Thursday, August 5, 2010

Volunteers have to improve quickly to earn a bowl berth this season

The University of Tennessee football team faces its most imposing rebuilding effort since Johnny Majors took over the team in 1977. Under normal circumstances, the Volunteers would be facing a lot of work this year. However, the schedule this year is brutal, making the rebuilding to be done all the more difficult.

As we begin, here is the schedule:

Sept. 4 -- vs. UT Martin
Sept. 11 -- vs. Oregon
Sept. 18 -- vs. Florida
Sept. 25 -- vs. Alabama-Birmingham
Oct. 2 -- at LSU
Oct. 9 -- at Georgia
Oct. 23 -- vs. Alabama
Oct. 30 -- at South Carolina
Nov. 6 -- at Memphis
Nov. 13 -- vs. Mississippi
Nov. 20 -- at Vanderbilt
Nov. 27 -- vs. Kentucky

Tennessee plays Oregon, Florida, LSU, Georgia, Alabama, and South Carolina all before November. Florida, LSU, and Alabama have each won national championships in the last four years, and Oregon is the reining PAC-10 champion. Tennessee has lost three consecutive games to PAC-10 teams, including against UCLA last year.

Tennessee has to win six games to become bowl eligible. So, who will the Volunteers beat this year?

In September, Tennessee must win at least two games, but most likely will need three. The Volunteers should beat UT Martin and Alabama-Birmingham (notice I wrote 'should' because nothing can be taken for granted this year). As for Oregon and Florida, the best bet for a win will be against the Ducks. Oregon is a solid program but is coming off a lot of off-the-field problems that resulted in their starting quarterback getting booted off the team. A cross-country journey and a hostile crowd could make the Ducks vulnerable. I know this did not help us against UCLA last year, but the power of Neyland Stadium can intimidate good teams.

Unfortunately, October looks like a mess. Who will we beat? Despite regressing under Les Miles the last couple of years, beating LSU on their field is unlikely. They still have a lot of athleticism and can physically beat up teams, especially teams like Tennessee that lack depth. Georgia is a trendy pick by many to be the dark horse team in the league and should be worked up to pay Tennessee back for the 45-19 pasting they received last year.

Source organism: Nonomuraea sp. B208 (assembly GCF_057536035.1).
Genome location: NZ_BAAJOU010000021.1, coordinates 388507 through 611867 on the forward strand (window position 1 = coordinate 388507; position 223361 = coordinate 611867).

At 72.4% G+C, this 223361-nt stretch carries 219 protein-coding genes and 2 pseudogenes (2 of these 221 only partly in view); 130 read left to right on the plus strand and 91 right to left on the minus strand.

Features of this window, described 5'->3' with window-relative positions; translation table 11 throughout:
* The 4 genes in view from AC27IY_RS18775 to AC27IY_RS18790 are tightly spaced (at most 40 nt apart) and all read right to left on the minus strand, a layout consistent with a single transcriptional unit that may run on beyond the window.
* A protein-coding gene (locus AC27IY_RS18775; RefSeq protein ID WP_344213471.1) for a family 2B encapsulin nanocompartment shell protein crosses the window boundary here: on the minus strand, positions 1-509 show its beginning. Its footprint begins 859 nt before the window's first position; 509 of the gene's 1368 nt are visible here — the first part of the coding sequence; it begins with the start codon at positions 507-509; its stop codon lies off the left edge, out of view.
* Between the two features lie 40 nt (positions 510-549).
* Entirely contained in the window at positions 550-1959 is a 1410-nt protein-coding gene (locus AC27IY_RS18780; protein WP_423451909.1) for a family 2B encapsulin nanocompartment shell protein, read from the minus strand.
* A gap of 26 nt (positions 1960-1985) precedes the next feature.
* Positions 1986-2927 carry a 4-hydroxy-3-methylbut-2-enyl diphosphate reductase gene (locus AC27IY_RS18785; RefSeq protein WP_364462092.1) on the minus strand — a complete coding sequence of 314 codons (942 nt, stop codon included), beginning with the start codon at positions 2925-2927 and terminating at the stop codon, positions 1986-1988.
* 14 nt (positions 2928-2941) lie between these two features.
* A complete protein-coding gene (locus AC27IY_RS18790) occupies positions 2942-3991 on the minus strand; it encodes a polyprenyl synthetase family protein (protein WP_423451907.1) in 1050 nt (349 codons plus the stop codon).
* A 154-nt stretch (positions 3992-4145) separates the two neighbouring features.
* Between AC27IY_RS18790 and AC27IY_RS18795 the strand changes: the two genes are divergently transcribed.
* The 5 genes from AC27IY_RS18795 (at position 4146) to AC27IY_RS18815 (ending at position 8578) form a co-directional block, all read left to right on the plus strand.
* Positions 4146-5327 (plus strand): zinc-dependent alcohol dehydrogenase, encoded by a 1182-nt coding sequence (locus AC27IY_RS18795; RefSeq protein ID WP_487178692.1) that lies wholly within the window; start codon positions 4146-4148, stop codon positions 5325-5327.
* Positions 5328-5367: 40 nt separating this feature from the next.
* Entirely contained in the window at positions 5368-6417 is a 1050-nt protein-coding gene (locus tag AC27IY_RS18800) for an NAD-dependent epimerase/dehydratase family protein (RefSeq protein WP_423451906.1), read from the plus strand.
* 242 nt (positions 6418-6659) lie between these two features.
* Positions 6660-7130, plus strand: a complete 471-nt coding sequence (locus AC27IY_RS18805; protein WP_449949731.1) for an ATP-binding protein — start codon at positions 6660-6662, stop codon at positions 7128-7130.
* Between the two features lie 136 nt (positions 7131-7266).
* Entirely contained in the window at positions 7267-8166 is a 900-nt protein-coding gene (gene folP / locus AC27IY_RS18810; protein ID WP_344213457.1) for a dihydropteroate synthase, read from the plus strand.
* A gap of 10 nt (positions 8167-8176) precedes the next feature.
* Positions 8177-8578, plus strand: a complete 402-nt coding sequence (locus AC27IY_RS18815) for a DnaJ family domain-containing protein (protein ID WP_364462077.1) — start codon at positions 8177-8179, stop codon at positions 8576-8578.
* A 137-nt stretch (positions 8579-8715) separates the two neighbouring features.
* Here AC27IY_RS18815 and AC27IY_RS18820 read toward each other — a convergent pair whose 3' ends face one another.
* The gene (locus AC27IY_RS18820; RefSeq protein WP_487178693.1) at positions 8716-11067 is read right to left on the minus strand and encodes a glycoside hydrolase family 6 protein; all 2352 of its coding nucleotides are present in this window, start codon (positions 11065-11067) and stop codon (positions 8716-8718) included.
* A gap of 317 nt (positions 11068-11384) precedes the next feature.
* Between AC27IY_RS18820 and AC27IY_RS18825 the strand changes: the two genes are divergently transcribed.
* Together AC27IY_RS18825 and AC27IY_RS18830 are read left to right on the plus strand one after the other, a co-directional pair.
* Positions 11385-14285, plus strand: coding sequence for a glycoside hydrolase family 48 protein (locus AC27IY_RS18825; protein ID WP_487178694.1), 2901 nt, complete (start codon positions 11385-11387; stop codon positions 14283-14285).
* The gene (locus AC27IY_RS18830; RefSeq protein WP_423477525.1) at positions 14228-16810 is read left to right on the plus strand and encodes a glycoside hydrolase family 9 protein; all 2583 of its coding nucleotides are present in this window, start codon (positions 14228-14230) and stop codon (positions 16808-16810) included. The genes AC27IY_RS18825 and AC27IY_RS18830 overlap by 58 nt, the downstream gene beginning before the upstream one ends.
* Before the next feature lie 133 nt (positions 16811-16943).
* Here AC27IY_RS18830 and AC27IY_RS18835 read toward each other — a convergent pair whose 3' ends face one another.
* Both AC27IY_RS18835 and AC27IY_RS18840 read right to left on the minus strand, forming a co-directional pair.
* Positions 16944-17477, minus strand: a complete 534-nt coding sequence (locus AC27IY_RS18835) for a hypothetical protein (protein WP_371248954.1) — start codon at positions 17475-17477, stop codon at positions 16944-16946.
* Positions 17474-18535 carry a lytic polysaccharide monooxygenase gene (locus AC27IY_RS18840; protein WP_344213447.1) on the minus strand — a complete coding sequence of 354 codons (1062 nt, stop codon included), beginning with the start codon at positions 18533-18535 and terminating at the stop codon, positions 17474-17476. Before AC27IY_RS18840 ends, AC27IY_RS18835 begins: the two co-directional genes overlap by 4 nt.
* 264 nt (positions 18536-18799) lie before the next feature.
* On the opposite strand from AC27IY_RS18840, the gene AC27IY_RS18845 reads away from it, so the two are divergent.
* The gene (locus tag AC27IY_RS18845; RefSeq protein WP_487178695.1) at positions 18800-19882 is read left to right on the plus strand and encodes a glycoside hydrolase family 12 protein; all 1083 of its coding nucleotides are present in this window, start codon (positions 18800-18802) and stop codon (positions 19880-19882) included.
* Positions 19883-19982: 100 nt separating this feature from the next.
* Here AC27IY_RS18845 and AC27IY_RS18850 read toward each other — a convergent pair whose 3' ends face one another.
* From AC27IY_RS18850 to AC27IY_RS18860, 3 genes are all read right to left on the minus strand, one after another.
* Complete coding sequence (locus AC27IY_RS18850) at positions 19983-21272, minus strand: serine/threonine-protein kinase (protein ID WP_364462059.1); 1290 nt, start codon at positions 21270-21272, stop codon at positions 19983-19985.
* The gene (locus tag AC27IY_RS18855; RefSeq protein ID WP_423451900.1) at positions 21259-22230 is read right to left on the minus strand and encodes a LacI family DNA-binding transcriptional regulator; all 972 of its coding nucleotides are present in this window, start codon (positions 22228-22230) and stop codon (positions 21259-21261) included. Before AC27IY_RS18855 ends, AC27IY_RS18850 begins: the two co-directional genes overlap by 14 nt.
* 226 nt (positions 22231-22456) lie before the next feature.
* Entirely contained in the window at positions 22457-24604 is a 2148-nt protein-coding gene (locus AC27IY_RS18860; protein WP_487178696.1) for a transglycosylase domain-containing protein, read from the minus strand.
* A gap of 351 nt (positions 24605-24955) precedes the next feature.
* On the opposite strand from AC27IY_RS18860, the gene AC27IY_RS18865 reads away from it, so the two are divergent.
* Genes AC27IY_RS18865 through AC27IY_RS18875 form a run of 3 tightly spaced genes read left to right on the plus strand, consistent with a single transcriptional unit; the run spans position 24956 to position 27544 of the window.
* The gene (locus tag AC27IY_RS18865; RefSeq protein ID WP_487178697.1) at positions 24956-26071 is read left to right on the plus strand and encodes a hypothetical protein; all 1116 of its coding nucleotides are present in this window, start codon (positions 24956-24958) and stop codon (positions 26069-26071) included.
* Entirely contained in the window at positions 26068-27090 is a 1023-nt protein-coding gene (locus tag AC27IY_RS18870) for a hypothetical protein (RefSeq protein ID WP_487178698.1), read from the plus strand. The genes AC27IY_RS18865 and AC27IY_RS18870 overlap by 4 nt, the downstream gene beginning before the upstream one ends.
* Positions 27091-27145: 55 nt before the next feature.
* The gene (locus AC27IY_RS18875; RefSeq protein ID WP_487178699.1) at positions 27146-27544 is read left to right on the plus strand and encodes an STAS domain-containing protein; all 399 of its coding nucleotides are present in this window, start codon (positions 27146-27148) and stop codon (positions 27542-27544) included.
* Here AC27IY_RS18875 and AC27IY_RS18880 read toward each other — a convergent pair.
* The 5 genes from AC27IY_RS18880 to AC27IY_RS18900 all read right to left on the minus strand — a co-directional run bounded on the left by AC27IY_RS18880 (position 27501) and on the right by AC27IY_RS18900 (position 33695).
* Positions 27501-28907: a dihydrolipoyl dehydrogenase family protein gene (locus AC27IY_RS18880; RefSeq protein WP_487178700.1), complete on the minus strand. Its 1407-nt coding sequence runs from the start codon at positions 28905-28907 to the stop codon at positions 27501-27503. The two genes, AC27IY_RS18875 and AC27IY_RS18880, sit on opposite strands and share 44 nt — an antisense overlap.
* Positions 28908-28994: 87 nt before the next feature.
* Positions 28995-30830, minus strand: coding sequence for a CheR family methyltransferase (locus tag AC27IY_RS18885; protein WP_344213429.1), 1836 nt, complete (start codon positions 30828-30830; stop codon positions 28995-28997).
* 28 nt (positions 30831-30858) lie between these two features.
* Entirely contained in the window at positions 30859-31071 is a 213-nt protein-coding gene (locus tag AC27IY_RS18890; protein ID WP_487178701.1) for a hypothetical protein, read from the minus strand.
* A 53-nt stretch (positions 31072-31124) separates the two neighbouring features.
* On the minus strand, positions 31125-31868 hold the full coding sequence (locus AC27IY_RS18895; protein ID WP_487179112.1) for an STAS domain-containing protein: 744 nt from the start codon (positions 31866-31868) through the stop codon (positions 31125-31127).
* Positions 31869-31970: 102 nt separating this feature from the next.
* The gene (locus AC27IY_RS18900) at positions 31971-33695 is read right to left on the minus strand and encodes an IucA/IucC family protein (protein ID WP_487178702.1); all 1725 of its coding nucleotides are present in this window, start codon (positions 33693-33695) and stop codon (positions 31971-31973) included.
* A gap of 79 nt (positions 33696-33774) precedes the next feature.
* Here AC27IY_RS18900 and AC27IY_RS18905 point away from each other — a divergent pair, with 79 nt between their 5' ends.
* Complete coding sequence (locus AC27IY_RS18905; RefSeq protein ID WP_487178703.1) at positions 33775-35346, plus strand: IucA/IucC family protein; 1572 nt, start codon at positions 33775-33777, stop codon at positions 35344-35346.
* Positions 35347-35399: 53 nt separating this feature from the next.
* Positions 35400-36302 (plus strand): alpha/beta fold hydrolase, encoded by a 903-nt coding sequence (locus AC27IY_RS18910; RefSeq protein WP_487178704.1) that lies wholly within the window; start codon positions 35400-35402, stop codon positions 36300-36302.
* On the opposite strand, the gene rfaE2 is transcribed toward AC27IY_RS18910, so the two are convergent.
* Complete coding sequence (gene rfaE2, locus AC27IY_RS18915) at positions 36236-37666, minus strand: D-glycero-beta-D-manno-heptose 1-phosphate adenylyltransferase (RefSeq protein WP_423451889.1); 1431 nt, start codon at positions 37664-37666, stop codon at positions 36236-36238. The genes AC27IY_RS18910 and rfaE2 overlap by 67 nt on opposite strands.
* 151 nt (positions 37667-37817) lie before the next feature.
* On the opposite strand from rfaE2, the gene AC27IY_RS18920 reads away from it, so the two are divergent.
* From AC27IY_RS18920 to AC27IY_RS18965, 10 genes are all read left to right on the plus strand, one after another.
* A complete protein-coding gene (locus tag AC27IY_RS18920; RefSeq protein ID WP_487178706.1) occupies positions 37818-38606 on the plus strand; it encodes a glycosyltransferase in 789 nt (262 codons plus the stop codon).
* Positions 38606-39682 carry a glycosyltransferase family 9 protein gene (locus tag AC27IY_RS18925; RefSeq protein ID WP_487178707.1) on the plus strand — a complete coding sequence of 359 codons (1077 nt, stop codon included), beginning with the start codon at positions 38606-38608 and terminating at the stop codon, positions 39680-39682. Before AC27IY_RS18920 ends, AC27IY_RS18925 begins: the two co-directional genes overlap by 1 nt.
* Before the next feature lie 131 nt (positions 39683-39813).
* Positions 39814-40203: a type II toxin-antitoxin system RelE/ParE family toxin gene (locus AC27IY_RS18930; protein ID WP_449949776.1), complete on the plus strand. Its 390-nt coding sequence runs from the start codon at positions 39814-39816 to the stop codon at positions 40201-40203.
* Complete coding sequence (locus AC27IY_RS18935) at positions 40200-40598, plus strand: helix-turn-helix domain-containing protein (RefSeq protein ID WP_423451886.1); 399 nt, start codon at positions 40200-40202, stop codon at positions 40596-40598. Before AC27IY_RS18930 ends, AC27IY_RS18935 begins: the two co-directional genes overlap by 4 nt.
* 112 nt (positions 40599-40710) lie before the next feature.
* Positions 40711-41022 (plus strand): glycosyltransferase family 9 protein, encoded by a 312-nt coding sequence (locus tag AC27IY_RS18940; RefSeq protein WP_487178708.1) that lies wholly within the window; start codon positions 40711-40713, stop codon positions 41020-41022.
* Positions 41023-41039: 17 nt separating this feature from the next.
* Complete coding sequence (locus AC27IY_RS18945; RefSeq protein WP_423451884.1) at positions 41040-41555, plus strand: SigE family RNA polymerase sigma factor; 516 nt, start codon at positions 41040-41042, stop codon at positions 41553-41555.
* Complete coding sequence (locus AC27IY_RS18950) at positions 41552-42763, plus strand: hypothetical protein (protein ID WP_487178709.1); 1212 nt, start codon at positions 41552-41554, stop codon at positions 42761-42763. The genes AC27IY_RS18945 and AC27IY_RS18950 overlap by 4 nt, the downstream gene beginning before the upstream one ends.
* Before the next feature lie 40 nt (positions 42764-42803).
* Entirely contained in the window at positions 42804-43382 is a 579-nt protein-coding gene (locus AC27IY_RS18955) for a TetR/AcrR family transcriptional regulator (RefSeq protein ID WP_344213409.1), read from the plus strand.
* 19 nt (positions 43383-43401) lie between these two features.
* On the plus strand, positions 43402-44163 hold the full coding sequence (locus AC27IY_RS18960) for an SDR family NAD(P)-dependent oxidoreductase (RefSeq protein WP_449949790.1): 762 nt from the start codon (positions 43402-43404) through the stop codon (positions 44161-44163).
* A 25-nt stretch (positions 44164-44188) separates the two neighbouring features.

Alabama is the defending conference and national champion. Despite returning only two starters on defense, the Crimson Tide should be formidable this year. As for South Carolina, its success or failure this year will be because of its offense. However, if Tennessee loses there, it will be more because of the Volunteers shortcomings than the Gamecocks ability.

At this point, I must conclude that Tennessee will lose all four of its October games. Because of this, the Volunteers must win three or four games in November to become bowl eligible. The good news is the schedule lightens up in November. Memphis has a new head coach and is coming off a 10-loss season. Tennessee should be sufficiently fired up to repay Ole Miss for the loss at Oxford last year. Kentucky likely is better than Tennessee, but has problems breaking through on the field against the Volunteers. Vanderbilt is also breaking in a new head coach and coming off a 10-loss season.

Based on all this, I believe Tennessee will finish 6-6 and qualify for a bowl. I believe Tennessee will beat: UT Martin, Oregon, Alabama-Birmingham, Memphis, Ole Miss, and Vanderbilt.

That is not exactly the resume of a team that should go to a bowl, but these are the times we live in. Let's enjoy the season and make the most of it.

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